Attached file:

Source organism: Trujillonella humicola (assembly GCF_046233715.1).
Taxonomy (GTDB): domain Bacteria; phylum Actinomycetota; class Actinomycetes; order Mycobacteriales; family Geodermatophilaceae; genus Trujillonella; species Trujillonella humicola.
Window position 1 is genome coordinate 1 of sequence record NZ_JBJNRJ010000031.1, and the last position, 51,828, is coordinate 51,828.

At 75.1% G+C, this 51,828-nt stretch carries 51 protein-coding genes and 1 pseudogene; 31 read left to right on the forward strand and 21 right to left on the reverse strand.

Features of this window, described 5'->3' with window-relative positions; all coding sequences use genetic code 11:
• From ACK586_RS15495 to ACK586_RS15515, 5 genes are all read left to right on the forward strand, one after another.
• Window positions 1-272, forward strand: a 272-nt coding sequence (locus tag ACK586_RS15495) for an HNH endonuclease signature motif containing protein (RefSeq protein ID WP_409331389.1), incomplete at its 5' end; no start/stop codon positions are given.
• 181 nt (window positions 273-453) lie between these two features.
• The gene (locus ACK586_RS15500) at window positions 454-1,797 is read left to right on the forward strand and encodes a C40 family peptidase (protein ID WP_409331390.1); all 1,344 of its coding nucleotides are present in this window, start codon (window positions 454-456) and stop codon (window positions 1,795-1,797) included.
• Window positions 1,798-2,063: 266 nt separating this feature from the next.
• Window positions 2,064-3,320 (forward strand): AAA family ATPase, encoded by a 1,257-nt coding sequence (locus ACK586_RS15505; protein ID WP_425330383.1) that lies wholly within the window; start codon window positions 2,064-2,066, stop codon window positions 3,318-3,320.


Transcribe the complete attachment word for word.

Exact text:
Source organism: Trujillonella humicola (assembly GCF_046233715.1).
Taxonomy (GTDB): domain Bacteria; phylum Actinomycetota; class Actinomycetes; order Mycobacteriales; family Geodermatophilaceae; genus Trujillonella; species Trujillonella humicola.
Window position 1 is genome coordinate 1 of sequence record NZ_JBJNRJ010000031.1, and the last position, 51,828, is coordinate 51,828.

At 75.1% G+C, this 51,828-nt stretch carries 51 protein-coding genes and 1 pseudogene; 31 read left to right on the forward strand and 21 right to left on the reverse strand.

Features of this window, described 5'->3' with window-relative positions; all coding sequences use genetic code 11:
• From ACK586_RS15495 to ACK586_RS15515, 5 genes are all read left to right on the forward strand, one after another.
• Window positions 1-272, forward strand: a 272-nt coding sequence (locus tag ACK586_RS15495) for an HNH endonuclease signature motif containing protein (RefSeq protein ID WP_409331389.1), incomplete at its 5' end; no start/stop codon positions are given.
• 181 nt (window positions 273-453) lie between these two features.
• The gene (locus ACK586_RS15500) at window positions 454-1,797 is read left to right on the forward strand and encodes a C40 family peptidase (protein ID WP_409331390.1); all 1,344 of its coding nucleotides are present in this window, start codon (window positions 454-456) and stop codon (window positions 1,795-1,797) included.
• Window positions 1,798-2,063: 266 nt separating this feature from the next.
• Window positions 2,064-3,320 (forward strand): AAA family ATPase, encoded by a 1,257-nt coding sequence (locus ACK586_RS15505; protein ID WP_425330383.1) that lies wholly within the window; start codon window positions 2,064-2,066, stop codon window positions 3,318-3,320.